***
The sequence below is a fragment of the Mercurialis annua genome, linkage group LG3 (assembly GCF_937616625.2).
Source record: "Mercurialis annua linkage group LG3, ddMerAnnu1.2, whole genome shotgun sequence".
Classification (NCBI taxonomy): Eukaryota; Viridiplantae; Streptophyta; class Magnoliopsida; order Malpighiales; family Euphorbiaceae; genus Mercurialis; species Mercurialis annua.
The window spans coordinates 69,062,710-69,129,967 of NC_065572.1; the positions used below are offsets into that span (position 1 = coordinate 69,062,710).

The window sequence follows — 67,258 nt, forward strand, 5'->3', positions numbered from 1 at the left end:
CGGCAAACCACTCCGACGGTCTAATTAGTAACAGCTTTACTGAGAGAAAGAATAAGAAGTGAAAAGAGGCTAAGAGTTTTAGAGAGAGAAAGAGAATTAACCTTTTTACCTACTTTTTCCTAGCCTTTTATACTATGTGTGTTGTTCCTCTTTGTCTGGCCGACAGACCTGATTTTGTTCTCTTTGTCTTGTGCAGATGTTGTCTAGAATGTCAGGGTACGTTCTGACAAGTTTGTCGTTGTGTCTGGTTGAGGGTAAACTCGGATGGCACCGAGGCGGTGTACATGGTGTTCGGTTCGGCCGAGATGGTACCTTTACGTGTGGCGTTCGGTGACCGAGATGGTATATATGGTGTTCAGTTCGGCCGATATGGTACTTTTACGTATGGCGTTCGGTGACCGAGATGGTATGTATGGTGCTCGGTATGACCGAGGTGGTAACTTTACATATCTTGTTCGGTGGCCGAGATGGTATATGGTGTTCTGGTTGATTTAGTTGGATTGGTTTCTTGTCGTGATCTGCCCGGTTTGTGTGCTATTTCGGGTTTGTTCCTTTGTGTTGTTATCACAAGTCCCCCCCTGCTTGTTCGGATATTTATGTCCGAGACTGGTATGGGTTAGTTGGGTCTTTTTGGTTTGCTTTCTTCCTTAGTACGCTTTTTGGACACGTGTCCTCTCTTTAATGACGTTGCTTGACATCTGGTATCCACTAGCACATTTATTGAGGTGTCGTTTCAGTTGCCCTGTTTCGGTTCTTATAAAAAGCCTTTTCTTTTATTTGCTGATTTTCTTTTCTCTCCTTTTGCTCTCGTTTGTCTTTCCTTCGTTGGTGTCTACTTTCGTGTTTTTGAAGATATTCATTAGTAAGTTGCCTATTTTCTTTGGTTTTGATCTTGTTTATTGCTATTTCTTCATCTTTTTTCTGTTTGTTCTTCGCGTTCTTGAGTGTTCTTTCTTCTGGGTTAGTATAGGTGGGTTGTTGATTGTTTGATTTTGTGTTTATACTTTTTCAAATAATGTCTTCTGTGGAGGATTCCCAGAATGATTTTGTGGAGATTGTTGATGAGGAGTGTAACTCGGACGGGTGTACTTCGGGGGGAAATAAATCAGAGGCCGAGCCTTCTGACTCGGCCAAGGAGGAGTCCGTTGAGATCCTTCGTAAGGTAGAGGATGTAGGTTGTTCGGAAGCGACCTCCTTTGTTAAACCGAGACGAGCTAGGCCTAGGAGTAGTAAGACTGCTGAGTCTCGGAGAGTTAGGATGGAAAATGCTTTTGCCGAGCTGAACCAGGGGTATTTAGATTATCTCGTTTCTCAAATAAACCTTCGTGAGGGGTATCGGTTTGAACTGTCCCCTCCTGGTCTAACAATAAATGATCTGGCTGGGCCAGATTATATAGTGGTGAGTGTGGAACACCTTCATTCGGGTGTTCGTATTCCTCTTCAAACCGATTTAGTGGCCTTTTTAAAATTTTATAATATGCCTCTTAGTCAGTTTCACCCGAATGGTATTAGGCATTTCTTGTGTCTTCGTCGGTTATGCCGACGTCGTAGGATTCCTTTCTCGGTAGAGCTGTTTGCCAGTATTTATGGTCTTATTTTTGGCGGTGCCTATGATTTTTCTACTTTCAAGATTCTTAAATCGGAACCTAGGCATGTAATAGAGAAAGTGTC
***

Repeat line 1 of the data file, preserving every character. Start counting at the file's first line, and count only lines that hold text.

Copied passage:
The sequence below is a fragment of the Mercurialis annua genome, linkage group LG3 (assembly GCF_937616625.2).